Townships Photo Trivia: Riding the Rails, Part 1

Matthew Farfan
Take the Quiz: Riding the Rails, Part 1 !

--January 19, 2018.

The nineteenth and early twentieth centuries saw a huge railway boom across the Eastern Townships. It was driven by the need to access raw materials, a desire for quick transportation, the growth of industry, and a mania to build more and more branch lines. Literally dozens of railway companies competed for territory and markets.

larger_1_6.jpg1) This photo, taken near Lake Megantic in the 1880s, shows a Canadian Pacific locomotive, followed by a coal car and two passenger cars. What is the name of the fan-shaped attachment at the front of the locomotive?
a) A buffalo basher
b) A groundhog squasher
c) A cowcatcher
d) A snowplough

larger_2_7.jpg2) Railroad construction required large gangs of labourers, and heavy equipment to move earth, ballast, railroad ties and rails. What is the name of the machine depicted in this scene, taken during construction of the Orford Mountain Railway c.1905?
a) A steam shovel
b) A locomotive
c) A pile driver
d) None of the above

larger_3_6.jpg3) Gangs of migrant labourers were hired to work on several of the railroads in the Townships. The workers in this photo, taken on the line of the Orford Mountain Railway, were...?
a) Venezuelans
b) Italians
c) Spaniards
d) Mexicans

larger_4_7.jpg4) What are the structures seen in this photo, taken on the Orford Mountain Railway near Mansonville, c.1905?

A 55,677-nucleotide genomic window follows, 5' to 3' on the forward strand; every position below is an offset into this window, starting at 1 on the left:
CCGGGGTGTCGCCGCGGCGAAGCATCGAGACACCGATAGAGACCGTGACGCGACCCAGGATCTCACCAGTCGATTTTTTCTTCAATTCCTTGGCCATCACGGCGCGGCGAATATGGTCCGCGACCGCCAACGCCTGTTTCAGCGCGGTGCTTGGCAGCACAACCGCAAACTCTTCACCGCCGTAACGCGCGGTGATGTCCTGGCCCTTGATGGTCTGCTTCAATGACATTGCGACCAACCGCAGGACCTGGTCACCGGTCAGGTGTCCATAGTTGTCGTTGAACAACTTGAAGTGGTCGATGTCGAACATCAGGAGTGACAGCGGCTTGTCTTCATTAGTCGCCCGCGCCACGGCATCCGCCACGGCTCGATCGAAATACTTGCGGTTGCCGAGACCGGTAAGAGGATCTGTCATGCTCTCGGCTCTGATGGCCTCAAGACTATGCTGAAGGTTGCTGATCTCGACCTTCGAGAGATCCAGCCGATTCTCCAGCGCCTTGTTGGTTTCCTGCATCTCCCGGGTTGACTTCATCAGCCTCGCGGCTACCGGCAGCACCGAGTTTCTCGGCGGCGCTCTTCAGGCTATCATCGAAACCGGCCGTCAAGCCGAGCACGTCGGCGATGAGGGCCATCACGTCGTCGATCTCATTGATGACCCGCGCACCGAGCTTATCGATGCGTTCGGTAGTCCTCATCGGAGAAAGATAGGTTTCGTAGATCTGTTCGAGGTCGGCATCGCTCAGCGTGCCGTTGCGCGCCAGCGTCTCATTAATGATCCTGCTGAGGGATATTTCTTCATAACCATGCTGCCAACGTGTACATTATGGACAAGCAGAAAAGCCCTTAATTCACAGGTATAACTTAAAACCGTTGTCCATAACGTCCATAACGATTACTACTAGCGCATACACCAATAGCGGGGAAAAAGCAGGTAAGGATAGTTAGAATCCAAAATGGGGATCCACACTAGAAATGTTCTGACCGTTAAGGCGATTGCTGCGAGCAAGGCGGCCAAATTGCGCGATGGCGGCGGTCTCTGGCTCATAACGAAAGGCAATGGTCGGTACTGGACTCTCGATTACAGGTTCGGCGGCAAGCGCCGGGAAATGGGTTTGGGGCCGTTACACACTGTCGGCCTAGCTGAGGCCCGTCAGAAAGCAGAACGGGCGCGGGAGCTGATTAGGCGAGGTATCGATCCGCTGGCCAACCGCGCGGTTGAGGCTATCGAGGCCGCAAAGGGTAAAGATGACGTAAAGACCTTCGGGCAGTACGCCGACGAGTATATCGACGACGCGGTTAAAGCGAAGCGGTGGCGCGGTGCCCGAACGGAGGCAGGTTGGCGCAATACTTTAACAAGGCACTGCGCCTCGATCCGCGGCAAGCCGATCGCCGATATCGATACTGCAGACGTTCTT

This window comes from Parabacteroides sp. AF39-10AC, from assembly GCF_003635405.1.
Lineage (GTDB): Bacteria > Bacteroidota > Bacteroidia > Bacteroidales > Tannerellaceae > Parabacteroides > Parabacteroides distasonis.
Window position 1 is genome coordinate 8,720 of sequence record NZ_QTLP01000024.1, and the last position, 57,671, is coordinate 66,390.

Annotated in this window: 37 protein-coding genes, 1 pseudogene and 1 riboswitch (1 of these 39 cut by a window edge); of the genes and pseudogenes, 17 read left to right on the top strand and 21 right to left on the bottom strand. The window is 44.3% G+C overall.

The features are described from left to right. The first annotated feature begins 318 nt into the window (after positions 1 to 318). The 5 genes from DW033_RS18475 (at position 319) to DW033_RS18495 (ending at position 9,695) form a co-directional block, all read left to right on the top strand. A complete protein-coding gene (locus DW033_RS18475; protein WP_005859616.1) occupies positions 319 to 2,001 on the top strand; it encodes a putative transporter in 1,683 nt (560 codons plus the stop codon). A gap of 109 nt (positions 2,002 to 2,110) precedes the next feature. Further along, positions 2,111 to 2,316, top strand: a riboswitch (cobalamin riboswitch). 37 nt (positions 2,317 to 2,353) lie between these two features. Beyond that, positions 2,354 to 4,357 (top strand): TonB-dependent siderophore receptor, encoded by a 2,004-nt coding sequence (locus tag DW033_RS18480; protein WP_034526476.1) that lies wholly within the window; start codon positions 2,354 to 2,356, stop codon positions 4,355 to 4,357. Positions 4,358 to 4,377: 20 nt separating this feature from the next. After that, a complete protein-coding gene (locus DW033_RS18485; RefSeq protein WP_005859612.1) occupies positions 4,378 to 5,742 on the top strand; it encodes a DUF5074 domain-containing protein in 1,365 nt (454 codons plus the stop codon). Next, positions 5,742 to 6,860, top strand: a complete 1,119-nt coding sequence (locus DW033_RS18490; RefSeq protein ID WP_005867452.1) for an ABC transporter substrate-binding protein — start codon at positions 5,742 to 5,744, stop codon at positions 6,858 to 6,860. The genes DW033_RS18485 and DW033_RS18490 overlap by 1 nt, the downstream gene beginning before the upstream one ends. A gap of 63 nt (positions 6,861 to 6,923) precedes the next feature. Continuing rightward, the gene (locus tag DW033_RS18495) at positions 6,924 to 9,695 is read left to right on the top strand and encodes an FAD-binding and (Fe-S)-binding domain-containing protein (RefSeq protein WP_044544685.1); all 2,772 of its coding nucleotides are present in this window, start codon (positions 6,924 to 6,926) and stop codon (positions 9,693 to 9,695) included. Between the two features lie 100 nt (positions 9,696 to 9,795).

a) Food storage huts
b) Employee lounges
c) The manager's quarters
d) Workers' accommodations

larger_5_6.jpg5) Railway lines were built through towns large and small. In fact, communities that did not find themselves along the line of a railway ran the risk of becoming backwaters. The town in this c.1910 photo was a major railway stop, as seen by the busy rail yard on the left. It was also, more recently, the scene of a terrible railway tragedy. Name it!
a) Megantic
b) Sherbrooke
c) Magog
d) Granby

larger_6_7.jpg6) Wrecks and derailments periodically shattered the peace of the countryside. Piles of twisted metal, work crews, heavy machinery, and lots of noise, were the result. They were also things of fascination that never failed to capture the attention of local photographers. This wreck occurred in Kingsey in 1927, on the line of the Canadian National Railway. What phenomenon are the passenger cars exhibiting?
a) Crunching
b) Bunching
c) Telescoping
d) The domino effect

larger_7_6.jpg7) A Canadian Pacific trestle bridge over the North Missisquoi River famously collapsed with a train on it in 1907, killing two men. Where did this wreck take place?
a) Magog
b) Bolton
c) Eastman
d) Granby

larger_8_8.jpg8) The choice of construction routes depended on many factors. A direct route meant lower costs. But negotiating obstacles like mountains, swamps, and large rivers entailed engineering challenges, time and expense. Much of the Massawippi Valley Railway (later the Boston & Maine), completed between Newport Vermont, and Lennoxville in 1870, followed the banks of Lake Masssawippi and the Tomifobia and Massawippi rivers. Where was this c.1920 photo taken?
a) Ayer's Cliff
b) North Hatley
c) Lennoxville
d) Beebe

larger_9_5.jpg9) This is a view of the train station in Bury. Name the railway line!
a) The Quebec Central
b) Canadian National
c) Canadian Pacific
d) The Grand Trunk

larger_10_5.jpg10) Some companies adopted a very specific architectural style for their stations. The picturesque Acton Vale station, seen here c.1905, was built by which railway?
a) The Grand Trunk
b) The Quebec Central
c) The South Eastern Railway
d) The Drummond County Railway

All photos courtesy of the Matthew Farfan Collection.

Click here for the answers....but NO peeking!!